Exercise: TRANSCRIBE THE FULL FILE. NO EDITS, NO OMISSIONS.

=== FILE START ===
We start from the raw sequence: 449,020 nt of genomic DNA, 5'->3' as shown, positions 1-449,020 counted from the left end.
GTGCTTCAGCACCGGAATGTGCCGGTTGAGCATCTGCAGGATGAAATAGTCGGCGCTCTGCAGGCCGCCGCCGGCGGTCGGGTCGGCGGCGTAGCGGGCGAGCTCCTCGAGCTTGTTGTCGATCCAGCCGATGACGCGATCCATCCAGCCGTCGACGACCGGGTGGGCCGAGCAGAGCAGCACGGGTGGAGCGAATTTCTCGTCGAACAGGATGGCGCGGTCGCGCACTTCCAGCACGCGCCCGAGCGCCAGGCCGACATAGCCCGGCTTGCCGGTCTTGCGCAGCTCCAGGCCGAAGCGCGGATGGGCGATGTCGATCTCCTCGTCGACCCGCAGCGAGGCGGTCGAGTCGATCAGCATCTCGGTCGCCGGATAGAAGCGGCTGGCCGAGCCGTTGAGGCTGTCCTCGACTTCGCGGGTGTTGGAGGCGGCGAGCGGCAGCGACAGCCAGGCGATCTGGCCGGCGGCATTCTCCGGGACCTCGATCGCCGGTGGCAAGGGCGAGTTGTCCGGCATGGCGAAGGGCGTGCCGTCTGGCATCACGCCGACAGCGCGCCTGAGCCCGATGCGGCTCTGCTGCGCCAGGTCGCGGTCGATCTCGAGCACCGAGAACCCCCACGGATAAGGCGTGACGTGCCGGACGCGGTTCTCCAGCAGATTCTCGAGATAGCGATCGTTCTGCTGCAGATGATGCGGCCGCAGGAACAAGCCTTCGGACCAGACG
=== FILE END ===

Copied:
We start from the raw sequence: 449,020 nt of genomic DNA, 5'->3' as shown, positions 1-449,020 counted from the left end.
GTGCTTCAGCACCGGAATGTGCCGGTTGAGCATCTGCAGGATGAAATAGTCGGCGCTCTGCAGGCCGCCGCCGGCGGTCGGGTCGGCGGCGTAGCGGGCGAGCTCCTCGAGCTTGTTGTCGATCCAGCCGATGACGCGATCCATCCAGCCGTCGACGACCGGGTGGGCCGAGCAGAGCAGCACGGGTGGAGCGAATTTCTCGTCGAACAGGATGGCGCGGTCGCGCACTTCCAGCACGCGCCCGAGCGCCAGGCCGACATAGCCCGGCTTGCCGGTCTTGCGCAGCTCCAGGCCGAAGCGCGGATGGGCGATGTCGATCTCCTCGTCGACCCGCAGCGAGGCGGTCGAGTCGATCAGCATCTCGGTCGCCGGATAGAAGCGGCTGGCCGAGCCGTTGAGGCTGTCCTCGACTTCGCGGGTGTTGGAGGCGGCGAGCGGCAGCGACAGCCAGGCGATCTGGCCGGCGGCATTCTCCGGGACCTCGATCGCCGGTGGCAAGGGCGAGTTGTCCGGCATGGCGAAGGGCGTGCCGTCTGGCATCACGCCGACAGCGCGCCTGAGCCCGATGCGGCTCTGCTGCGCCAGGTCGCGGTCGATCTCGAGCACCGAGAACCCCCACGGATAAGGCGTGACGTGCCGGACGCGGTTCTCCAGCAGATTCTCGAGATAGCGATCGTTCTGCTGCAGATGATGCGGCCGCAGGAACAAGCCTTCGGACCAGACG